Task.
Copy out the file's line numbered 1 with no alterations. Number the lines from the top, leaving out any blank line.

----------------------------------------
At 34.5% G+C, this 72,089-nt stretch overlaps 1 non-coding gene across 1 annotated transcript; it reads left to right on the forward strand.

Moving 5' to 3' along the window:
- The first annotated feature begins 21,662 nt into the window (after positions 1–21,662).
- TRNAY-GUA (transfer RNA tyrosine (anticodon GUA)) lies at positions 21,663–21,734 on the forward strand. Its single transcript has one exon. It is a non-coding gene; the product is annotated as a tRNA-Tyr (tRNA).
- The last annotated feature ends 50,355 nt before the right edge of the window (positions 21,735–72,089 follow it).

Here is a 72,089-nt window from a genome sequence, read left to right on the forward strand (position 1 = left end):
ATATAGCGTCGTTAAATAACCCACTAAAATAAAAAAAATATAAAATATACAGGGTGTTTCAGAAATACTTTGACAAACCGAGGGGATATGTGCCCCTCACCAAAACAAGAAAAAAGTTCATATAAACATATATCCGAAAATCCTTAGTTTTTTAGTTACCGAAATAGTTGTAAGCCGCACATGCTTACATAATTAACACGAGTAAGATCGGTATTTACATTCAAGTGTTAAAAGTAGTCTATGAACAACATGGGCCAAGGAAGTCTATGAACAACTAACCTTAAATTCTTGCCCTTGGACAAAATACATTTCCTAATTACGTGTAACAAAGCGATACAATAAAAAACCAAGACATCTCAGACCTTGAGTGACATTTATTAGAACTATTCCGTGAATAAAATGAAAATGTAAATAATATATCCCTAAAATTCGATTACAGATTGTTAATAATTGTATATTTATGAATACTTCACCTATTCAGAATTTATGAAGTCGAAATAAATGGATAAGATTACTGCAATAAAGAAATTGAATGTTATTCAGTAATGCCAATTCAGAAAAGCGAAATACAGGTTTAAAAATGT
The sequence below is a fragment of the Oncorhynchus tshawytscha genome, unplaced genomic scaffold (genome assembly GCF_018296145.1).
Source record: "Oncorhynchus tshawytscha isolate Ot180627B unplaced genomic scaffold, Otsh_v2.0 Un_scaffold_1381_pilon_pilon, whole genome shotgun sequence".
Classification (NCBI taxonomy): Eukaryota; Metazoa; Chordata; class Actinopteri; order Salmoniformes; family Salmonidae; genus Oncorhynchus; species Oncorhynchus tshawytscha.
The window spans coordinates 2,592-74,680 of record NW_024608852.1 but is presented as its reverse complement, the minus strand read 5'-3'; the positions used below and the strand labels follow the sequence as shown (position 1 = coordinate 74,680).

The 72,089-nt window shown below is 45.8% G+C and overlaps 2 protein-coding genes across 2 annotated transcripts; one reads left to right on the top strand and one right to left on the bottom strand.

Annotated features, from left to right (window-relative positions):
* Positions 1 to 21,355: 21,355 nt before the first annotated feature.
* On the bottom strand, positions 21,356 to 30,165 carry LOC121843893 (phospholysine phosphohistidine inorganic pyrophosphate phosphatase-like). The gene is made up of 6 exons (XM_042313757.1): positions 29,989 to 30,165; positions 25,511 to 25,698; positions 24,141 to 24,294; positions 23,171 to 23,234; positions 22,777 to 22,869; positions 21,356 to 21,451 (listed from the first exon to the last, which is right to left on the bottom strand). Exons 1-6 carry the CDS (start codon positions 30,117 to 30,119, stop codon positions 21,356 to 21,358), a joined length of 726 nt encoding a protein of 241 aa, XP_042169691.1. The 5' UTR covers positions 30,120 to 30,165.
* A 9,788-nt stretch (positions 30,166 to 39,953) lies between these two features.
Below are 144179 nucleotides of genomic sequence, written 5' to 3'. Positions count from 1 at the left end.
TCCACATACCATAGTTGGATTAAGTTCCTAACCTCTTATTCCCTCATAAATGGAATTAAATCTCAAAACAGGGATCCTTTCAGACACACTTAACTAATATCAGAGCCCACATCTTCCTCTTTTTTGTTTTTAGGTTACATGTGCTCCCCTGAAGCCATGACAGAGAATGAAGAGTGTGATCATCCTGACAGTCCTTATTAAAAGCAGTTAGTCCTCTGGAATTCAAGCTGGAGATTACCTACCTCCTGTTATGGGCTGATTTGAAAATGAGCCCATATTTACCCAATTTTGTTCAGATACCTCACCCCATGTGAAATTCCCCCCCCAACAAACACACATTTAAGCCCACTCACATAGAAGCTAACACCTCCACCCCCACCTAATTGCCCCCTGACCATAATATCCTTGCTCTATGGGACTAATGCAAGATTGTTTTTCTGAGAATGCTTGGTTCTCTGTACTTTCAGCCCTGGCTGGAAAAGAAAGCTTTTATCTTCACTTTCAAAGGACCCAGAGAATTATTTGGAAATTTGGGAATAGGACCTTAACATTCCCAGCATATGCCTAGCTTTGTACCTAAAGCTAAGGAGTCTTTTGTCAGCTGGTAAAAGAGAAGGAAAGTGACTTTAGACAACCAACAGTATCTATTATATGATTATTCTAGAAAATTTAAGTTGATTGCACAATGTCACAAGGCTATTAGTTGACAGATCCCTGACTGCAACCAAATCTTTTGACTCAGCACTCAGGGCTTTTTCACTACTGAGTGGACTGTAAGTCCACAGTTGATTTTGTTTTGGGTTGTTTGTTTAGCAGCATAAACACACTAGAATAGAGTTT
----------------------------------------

At 34.5% G+C, this 72,089-nt stretch overlaps 1 non-coding gene across 1 annotated transcript; it reads left to right on the forward strand.